Respondent testified she had not been helped during her previous hospitalization and during her current 3-week stay at Lake Shore Hospital she was being tormented. She does not eat meat and "they [the staff] insist that I have meat." The staff seemed "a little bit demented." Prior to her going to the hospital, the other child lived with her husband because she could not control him. The younger child, who lived with her until her hospital commitment, was on a diet of scalloped potatoes with cheese, brussel sprouts, broccoli and beans. When the younger child lost some weight, the pediatrician was unable to find anything wrong with him. She did not agree with Dr. Dushkin that she should go to the hospital because "I feel that they are infringing too much on my rights, my mind. I have a right to — I am not a dangerous person. I wanted to start painting or — I sketch and — I feel that — like they might destroy my mind with insulin shock treatments." She further stated she could take care of herself and needed work, suggesting she could be a housekeeper, babysitter or a waitress at night. When asked if she heard "any other voices of persons or things that are not present in the room at the time," she responded, "I did on one occasion close to a year ago." She stated her only other hallucinatory experience since then was to see a ghost once in a while. She testified that the cut on the younger boy's chin occurred when he tripped over raised linoleum in her apartment and that when the apartment was warm, she kept the younger child in a diaper and underwear.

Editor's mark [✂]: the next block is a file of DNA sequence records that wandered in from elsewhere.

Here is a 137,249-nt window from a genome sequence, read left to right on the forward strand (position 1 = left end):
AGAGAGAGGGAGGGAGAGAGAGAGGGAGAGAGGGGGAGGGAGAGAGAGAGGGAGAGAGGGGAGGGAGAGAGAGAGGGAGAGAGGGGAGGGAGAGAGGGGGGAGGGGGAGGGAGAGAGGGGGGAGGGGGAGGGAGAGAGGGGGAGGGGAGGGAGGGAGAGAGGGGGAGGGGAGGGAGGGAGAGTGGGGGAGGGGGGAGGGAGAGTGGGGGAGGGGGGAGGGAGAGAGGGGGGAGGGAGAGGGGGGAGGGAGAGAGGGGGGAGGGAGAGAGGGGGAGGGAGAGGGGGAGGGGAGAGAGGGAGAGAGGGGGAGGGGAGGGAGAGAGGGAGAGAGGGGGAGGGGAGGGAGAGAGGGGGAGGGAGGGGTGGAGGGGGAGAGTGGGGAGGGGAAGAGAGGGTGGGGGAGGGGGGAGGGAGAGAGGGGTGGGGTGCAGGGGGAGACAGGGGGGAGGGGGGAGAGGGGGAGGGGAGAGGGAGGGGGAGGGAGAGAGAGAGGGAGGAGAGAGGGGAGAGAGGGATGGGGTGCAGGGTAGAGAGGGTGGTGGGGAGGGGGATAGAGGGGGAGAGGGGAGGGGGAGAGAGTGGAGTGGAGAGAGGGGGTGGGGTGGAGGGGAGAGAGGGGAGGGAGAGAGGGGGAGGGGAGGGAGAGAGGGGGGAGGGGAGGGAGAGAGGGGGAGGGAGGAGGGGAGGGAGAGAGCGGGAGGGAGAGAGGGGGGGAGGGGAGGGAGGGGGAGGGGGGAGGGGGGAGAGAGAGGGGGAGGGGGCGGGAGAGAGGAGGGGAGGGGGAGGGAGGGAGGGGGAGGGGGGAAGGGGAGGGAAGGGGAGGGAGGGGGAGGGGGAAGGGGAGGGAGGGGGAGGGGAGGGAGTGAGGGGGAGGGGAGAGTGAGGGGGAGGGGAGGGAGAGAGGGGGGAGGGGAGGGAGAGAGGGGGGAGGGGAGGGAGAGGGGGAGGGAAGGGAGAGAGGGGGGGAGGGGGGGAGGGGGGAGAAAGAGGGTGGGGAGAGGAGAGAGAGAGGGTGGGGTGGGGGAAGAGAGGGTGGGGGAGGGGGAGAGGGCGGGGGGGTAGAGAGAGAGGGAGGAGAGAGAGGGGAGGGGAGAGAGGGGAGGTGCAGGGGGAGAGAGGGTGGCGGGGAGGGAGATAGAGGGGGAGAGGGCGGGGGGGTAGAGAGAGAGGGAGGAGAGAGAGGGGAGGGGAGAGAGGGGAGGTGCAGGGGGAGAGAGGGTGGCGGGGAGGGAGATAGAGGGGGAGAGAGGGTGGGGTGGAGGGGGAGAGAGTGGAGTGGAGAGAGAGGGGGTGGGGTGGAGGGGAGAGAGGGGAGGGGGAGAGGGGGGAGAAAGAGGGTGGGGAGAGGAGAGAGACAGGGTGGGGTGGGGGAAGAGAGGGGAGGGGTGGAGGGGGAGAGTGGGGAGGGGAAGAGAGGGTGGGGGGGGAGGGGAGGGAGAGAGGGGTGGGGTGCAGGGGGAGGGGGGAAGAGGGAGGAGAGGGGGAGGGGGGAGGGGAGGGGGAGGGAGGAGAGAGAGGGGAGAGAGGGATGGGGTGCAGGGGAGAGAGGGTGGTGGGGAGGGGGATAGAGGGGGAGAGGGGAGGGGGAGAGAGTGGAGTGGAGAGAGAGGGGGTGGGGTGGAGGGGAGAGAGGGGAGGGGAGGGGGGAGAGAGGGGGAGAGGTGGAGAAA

During oral arguments, we were informed that respondent, after the adjudicatory hearing on November 29, 1972, was committed to the Lake Shore Hospital but released within 2 months, and that on June 7, 1974, in a separate proceeding brought on a petition for hospitalization by one Yvonne Stephens, respondent was found not in need of mental treatment. It is also noted that the order of November 29, 1972, expired by its own terms on November 29, 1973.


The State first contends that this appeal should be dismissed because the case is now moot, and in support thereof points out (1) respondent was released from the hospital; (2) the adjudication order has expired by its own terms; and (3) respondent was found not in need of mental treatment on June 7, 1974.